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First Spanish “Stolen Baby” Reunited With Family Through DNA Bank

Inés Madrigal has located her biological family 32 years after she was taken from them. She is the first woman to be officially recognized by the Spanish courts as a “stolen baby,” and she was able to find her blood relatives through DNA testing services in the US. With her success, other “stolen babies” have hope that they can finally be reunited with their biological families.

Under the dictatorship of Francisco Franco, many infants were taken illegally from their mothers to be given to richer families who couldn’t have children. The practice was aided by the Catholic Church, as nuns and doctors helped deliver babies in certain hospitals. Mothers were told that their children have died, but were actually given to another family. The real, accurate number is still unknown, but it is estimated that around 300,000 babies could’ve been taken from their biological mothers at the time.

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In 1969, Madrigal was born in Clínica San Ramón in Madrid, and she was given as a gift to Inés Pérez by the Doctor Vela. When she turned 18, her parents revealed to her that she was adopted, and in 2010, they admitted the truth of the process of her adoption. Last year, she took a DNA test with the US-based company, 23andMe, to get a genetic analysis. The results revealed that she still has relatives living in Spain, so she went to reunite with her biological siblings through that relative’s help.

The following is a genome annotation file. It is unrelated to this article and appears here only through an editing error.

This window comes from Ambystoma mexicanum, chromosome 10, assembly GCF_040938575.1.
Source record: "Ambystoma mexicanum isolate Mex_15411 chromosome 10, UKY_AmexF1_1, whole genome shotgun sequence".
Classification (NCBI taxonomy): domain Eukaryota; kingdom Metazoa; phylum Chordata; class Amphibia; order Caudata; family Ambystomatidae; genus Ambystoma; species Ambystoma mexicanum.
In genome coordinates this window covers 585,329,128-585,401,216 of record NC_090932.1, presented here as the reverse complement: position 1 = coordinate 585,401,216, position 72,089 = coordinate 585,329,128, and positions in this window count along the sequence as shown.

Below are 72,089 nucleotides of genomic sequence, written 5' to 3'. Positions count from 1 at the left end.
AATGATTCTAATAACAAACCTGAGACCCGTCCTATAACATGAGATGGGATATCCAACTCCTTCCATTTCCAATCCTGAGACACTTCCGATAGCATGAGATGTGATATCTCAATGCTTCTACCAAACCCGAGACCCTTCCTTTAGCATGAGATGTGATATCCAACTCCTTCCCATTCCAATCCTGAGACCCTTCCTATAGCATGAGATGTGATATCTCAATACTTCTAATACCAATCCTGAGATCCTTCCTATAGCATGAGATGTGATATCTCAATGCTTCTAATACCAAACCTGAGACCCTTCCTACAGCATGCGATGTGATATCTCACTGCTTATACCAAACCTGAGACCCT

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Her story is helping the courts prosecute those who were perpetrating the crime. Last October, the Madrid Provincial Court handled a case involving Eduardo Vela, a retired doctor who is accused of child abduction, faking a birth, and falsifying childbirth records. Madrigal’s mother’s testimony before she died in 2013 was used as evidence to prosecute Dr. Vela for his crimes. However, due to the statute of limitations, the courts were not able to punish him, as the time has expired.

The Supreme Court’s case on the issue is still predicted to go ahead, so those who were involved in the stolen babies scandal could still be prosecuted. Thanks to modern technology, the victims can use the DNA services to trace and locate their existing blood-relatives in order to find their biological families. After years of being apart, some families can finally be reunited after one of them was stolen from them.

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